Despite some concern over the app, many agencies say they want the public to know where their officers are.
But the concern may not be widely shared. Representatives of several Bay Area law enforcement agencies said Monday that they want the public to know where their officers are.
"We want to be seen," said Sgt. Heather Randol, spokeswoman for the San Jose Police Department. Part of the department's service is "being highly visible on patrol to reduce crime," she said.
Waze is a social roadway navigation app that was acquired by Google in 2013 for about $1 billion. It provides turn-by-turn voice directions and also has social media features, allowing users to input traffic accidents, construction, hazards and police locations.
The first to express a concern over police locations was a Southern California reserve sheriff's deputy. He brought his worry that it could be used by potential assailants to stalk police to the attention of Sheriff Mike Brown of Bedford County, Virginia, who heads the National Sheriff's Association technology committee.
Brown had the deputy speak to the committee.
Concerns about police safety have been heightened since two New York police officers were shot to death as they sat in their squad car last month.
Brown -- who could not be reached for comment -- calls the app "a police stalker," according to The Associated Press. "The police community needs to coordinate an effort to have the owner, Google, act like the responsible corporate citizen they have always been and remove this feature from the application even before any litigation or statutory action," Brown told the news service.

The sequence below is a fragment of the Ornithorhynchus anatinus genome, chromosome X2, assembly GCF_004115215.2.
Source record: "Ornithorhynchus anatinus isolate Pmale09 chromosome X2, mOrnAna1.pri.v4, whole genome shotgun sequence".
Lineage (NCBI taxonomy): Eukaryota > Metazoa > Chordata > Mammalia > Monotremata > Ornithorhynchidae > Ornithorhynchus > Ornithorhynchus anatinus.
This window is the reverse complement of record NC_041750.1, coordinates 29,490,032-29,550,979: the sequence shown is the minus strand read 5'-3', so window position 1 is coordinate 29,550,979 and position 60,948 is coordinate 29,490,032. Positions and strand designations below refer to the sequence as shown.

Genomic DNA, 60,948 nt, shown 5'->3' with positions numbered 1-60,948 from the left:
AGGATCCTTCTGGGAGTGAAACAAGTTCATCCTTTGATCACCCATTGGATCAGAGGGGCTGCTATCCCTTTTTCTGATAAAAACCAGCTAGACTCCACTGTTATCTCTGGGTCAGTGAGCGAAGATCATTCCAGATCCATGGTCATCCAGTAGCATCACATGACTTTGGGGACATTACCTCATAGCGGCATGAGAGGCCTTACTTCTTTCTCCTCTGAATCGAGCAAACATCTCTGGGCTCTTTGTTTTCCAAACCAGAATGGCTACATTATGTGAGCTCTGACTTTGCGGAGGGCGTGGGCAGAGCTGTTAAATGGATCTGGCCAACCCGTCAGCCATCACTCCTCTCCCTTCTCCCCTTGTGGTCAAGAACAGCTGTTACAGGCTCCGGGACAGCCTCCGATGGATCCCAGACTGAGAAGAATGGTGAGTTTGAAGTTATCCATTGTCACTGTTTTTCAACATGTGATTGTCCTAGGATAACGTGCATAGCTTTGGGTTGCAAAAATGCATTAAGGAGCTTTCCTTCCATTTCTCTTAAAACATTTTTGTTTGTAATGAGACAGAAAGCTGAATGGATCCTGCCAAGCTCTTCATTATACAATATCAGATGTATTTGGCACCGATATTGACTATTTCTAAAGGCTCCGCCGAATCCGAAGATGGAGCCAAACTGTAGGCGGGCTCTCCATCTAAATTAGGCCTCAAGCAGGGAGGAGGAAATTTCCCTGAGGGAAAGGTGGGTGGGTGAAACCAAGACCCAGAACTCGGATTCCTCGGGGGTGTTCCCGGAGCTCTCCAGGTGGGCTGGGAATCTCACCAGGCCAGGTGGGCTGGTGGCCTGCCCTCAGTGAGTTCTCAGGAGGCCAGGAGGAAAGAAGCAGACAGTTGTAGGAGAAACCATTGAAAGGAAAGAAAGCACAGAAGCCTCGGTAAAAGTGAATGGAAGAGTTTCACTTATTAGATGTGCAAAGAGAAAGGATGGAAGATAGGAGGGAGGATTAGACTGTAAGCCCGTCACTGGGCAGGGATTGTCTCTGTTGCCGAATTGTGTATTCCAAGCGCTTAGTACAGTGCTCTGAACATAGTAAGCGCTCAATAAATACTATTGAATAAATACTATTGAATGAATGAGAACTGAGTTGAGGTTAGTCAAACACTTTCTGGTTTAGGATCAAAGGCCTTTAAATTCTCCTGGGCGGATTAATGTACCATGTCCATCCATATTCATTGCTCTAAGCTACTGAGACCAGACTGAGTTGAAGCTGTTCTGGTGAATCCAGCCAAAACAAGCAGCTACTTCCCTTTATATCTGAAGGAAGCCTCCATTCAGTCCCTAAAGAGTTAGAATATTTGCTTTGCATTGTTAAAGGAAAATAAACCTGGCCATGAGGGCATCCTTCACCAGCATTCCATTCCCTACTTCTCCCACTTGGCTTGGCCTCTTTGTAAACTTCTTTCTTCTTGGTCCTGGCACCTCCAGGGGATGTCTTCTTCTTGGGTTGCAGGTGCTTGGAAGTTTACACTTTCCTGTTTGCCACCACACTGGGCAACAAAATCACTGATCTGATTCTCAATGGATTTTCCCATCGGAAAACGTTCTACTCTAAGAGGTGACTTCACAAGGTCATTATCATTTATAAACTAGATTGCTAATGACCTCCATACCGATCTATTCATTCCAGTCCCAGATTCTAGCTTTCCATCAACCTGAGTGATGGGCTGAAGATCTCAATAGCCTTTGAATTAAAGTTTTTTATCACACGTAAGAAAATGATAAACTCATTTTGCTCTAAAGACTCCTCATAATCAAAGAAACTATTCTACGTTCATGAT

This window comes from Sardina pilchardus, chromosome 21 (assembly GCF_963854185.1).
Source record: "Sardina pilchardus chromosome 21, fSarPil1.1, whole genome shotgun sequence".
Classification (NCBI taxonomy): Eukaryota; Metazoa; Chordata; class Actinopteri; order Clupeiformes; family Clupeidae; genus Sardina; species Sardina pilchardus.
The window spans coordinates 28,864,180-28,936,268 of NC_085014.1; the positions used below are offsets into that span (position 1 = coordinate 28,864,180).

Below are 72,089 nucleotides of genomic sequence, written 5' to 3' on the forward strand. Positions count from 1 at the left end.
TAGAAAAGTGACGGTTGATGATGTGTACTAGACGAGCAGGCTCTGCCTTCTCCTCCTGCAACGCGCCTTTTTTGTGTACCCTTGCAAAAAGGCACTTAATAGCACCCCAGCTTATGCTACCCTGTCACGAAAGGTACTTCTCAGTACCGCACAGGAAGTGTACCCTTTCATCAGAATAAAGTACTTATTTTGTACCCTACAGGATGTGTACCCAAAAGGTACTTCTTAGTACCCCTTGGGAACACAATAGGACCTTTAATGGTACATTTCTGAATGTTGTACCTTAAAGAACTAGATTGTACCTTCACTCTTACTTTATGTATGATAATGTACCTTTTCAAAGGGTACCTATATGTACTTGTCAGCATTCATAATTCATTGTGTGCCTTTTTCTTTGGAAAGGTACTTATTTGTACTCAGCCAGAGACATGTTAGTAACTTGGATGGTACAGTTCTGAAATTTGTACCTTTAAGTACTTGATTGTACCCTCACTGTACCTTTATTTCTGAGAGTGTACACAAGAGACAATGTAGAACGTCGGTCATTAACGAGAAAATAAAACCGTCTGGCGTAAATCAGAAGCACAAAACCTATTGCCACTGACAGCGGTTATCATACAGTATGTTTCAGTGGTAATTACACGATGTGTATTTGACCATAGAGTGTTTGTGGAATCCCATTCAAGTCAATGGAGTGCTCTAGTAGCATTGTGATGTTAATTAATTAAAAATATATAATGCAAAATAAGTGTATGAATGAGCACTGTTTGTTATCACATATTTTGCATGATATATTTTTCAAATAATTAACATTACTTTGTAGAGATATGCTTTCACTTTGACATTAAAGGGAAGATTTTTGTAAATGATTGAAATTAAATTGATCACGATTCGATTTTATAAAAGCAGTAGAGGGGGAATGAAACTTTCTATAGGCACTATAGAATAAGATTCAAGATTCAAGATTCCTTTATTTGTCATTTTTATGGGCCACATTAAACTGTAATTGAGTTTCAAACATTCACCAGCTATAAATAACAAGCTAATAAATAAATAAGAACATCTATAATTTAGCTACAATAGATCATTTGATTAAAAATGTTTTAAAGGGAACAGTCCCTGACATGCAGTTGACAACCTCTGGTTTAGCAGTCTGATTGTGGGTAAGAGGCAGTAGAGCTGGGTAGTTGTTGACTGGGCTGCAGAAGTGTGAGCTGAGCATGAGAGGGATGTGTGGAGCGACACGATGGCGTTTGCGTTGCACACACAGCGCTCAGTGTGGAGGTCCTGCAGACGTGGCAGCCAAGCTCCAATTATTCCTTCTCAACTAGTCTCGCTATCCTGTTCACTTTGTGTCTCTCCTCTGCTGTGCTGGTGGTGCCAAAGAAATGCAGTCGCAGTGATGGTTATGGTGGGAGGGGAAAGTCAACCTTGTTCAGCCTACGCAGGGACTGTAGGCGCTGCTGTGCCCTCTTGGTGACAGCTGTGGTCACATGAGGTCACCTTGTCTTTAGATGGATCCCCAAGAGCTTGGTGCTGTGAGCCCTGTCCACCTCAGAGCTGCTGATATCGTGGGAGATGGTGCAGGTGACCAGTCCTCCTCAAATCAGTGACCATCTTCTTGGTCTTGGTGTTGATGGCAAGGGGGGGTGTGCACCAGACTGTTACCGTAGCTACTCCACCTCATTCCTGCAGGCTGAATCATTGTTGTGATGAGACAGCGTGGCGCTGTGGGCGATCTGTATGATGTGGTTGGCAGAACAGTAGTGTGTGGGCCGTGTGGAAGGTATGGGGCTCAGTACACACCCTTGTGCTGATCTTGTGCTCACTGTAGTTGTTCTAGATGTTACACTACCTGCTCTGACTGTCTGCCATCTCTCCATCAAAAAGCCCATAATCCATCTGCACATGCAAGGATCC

The association hasn't taken a position on the issue, said spokesman Fred Wilson. "Our guys like to think things like this through for a little while," Wilson said.
Waze responded to a flurry of news stories with a statement from spokeswoman Julie Mossler defending the app's relationship with police departments.
The company works with police and departments of transportation "all over the world, sharing information on road incidents and closures to help municipalities better understand what's happening in their cities in real time," the statement said.
"These relationships keep citizens safe, promote faster emergency response and help alleviate traffic congestion," the statement added. "Police partners support Waze and its features, including reports of police presence, because most users tend to drive more carefully when they believe law enforcement is nearby."
The Electronic Frontier Foundation, a public interest internet advocacy group in San Francisco, said it's a simple free-speech issue.
"I don't think it's in Google's interest to remove this service," said Dave Maas, an EFF investigative researcher. "They have a free-speech right to have this tool and drivers have a First Amendment right to use this tool."
Bay Area law enforcement agency response was tepid.
"This isn't something we're greatly concerned about at this point," said Deputy Rebecca Rosenblatt, public information officer for the San Mateo County Sheriff's Office . "It comes from a well-intentioned place, but it's not a concern of ours."
San Francisco Police Department spokesman Albie Esparza said that while officers patrolling remote rural locations might be concerned because their backup is miles away, "in the city you can't hide anywhere" and backup is minutes away.
The app's police feature could be helpful, he said. "Someone is less likely to speed if they know a police officer is around the corner. It also helps with public safety so people know where there is an officer to get help," he said.
Richard Lucia, undersheriff with the Alameda County Sheriff's Office, said the department isn't taking a position on the issue.
"We would be very happy if people did not use this app to harm our people in any way shape or form," he said.
©2015 San Jose Mercury News (San Jose, Calif.)